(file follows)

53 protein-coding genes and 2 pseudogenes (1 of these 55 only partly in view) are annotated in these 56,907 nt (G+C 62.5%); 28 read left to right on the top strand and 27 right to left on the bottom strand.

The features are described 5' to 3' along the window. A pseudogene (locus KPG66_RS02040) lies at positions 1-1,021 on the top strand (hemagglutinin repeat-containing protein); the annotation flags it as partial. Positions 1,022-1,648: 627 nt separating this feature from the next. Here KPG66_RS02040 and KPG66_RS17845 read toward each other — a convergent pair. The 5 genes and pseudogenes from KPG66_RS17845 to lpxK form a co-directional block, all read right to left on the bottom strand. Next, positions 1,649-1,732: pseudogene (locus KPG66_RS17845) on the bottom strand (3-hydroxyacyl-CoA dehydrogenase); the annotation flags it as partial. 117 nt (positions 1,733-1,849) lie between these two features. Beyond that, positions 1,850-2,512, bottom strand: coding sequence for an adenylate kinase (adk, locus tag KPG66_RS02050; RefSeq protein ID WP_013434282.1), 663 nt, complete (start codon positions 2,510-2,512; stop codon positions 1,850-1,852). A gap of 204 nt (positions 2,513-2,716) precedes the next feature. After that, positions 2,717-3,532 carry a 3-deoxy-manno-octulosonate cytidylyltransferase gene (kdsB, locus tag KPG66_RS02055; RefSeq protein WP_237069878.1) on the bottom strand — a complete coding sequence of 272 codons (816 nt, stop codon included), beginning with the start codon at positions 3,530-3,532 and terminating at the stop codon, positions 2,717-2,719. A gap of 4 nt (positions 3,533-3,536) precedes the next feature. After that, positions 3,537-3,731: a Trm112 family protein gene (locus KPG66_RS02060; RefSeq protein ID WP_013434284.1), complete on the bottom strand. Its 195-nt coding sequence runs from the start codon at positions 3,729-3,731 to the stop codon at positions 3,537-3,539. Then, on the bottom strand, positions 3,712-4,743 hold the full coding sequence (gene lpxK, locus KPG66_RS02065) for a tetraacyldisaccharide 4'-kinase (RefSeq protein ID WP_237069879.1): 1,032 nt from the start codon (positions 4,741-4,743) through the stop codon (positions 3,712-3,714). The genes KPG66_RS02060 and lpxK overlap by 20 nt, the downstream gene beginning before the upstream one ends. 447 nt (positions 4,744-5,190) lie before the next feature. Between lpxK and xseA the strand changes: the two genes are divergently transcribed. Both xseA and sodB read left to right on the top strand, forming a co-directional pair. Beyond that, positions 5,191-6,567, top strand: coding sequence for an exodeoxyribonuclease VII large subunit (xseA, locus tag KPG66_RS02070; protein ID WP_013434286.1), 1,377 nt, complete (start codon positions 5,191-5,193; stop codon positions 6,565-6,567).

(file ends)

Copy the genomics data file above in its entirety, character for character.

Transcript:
53 protein-coding genes and 2 pseudogenes (1 of these 55 only partly in view) are annotated in these 56,907 nt (G+C 62.5%); 28 read left to right on the top strand and 27 right to left on the bottom strand.

The features are described 5' to 3' along the window. A pseudogene (locus KPG66_RS02040) lies at positions 1-1,021 on the top strand (hemagglutinin repeat-containing protein); the annotation flags it as partial. Positions 1,022-1,648: 627 nt separating this feature from the next. Here KPG66_RS02040 and KPG66_RS17845 read toward each other — a convergent pair. The 5 genes and pseudogenes from KPG66_RS17845 to lpxK form a co-directional block, all read right to left on the bottom strand. Next, positions 1,649-1,732: pseudogene (locus KPG66_RS17845) on the bottom strand (3-hydroxyacyl-CoA dehydrogenase); the annotation flags it as partial. 117 nt (positions 1,733-1,849) lie between these two features. Beyond that, positions 1,850-2,512, bottom strand: coding sequence for an adenylate kinase (adk, locus tag KPG66_RS02050; RefSeq protein ID WP_013434282.1), 663 nt, complete (start codon positions 2,510-2,512; stop codon positions 1,850-1,852). A gap of 204 nt (positions 2,513-2,716) precedes the next feature. After that, positions 2,717-3,532 carry a 3-deoxy-manno-octulosonate cytidylyltransferase gene (kdsB, locus tag KPG66_RS02055; RefSeq protein WP_237069878.1) on the bottom strand — a complete coding sequence of 272 codons (816 nt, stop codon included), beginning with the start codon at positions 3,530-3,532 and terminating at the stop codon, positions 2,717-2,719. A gap of 4 nt (positions 3,533-3,536) precedes the next feature. After that, positions 3,537-3,731: a Trm112 family protein gene (locus KPG66_RS02060; RefSeq protein ID WP_013434284.1), complete on the bottom strand. Its 195-nt coding sequence runs from the start codon at positions 3,729-3,731 to the stop codon at positions 3,537-3,539. Then, on the bottom strand, positions 3,712-4,743 hold the full coding sequence (gene lpxK, locus KPG66_RS02065) for a tetraacyldisaccharide 4'-kinase (RefSeq protein ID WP_237069879.1): 1,032 nt from the start codon (positions 4,741-4,743) through the stop codon (positions 3,712-3,714). The genes KPG66_RS02060 and lpxK overlap by 20 nt, the downstream gene beginning before the upstream one ends. 447 nt (positions 4,744-5,190) lie before the next feature. Between lpxK and xseA the strand changes: the two genes are divergently transcribed. Both xseA and sodB read left to right on the top strand, forming a co-directional pair. Beyond that, positions 5,191-6,567, top strand: coding sequence for an exodeoxyribonuclease VII large subunit (xseA, locus tag KPG66_RS02070; protein ID WP_013434286.1), 1,377 nt, complete (start codon positions 5,191-5,193; stop codon positions 6,565-6,567).